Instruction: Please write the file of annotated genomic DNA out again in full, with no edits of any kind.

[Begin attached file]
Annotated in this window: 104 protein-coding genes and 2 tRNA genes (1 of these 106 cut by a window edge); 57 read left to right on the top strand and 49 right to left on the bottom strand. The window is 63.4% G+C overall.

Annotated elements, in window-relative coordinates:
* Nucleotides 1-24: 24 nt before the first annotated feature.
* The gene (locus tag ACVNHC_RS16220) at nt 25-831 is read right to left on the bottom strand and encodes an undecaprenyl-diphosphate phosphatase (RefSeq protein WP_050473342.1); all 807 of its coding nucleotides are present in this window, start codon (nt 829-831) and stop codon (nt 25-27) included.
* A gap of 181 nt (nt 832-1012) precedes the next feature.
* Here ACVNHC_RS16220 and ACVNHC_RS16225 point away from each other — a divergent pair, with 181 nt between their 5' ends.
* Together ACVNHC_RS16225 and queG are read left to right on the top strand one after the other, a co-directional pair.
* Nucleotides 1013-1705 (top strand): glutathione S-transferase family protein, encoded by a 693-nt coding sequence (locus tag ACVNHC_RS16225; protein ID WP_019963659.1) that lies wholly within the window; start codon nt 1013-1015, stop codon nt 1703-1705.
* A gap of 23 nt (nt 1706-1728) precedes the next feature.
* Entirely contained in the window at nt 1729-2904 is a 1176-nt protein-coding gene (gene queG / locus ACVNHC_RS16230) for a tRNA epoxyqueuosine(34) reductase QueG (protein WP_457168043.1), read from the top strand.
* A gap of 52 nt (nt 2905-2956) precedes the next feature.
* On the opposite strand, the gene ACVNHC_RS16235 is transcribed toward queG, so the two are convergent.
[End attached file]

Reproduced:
Annotated in this window: 104 protein-coding genes and 2 tRNA genes (1 of these 106 cut by a window edge); 57 read left to right on the top strand and 49 right to left on the bottom strand. The window is 63.4% G+C overall.

Annotated elements, in window-relative coordinates:
* Nucleotides 1-24: 24 nt before the first annotated feature.
* The gene (locus tag ACVNHC_RS16220) at nt 25-831 is read right to left on the bottom strand and encodes an undecaprenyl-diphosphate phosphatase (RefSeq protein WP_050473342.1); all 807 of its coding nucleotides are present in this window, start codon (nt 829-831) and stop codon (nt 25-27) included.
* A gap of 181 nt (nt 832-1012) precedes the next feature.
* Here ACVNHC_RS16220 and ACVNHC_RS16225 point away from each other — a divergent pair, with 181 nt between their 5' ends.
* Together ACVNHC_RS16225 and queG are read left to right on the top strand one after the other, a co-directional pair.
* Nucleotides 1013-1705 (top strand): glutathione S-transferase family protein, encoded by a 693-nt coding sequence (locus tag ACVNHC_RS16225; protein ID WP_019963659.1) that lies wholly within the window; start codon nt 1013-1015, stop codon nt 1703-1705.
* A gap of 23 nt (nt 1706-1728) precedes the next feature.
* Entirely contained in the window at nt 1729-2904 is a 1176-nt protein-coding gene (gene queG / locus ACVNHC_RS16230) for a tRNA epoxyqueuosine(34) reductase QueG (protein WP_457168043.1), read from the top strand.
* A gap of 52 nt (nt 2905-2956) precedes the next feature.
* On the opposite strand, the gene ACVNHC_RS16235 is transcribed toward queG, so the two are convergent.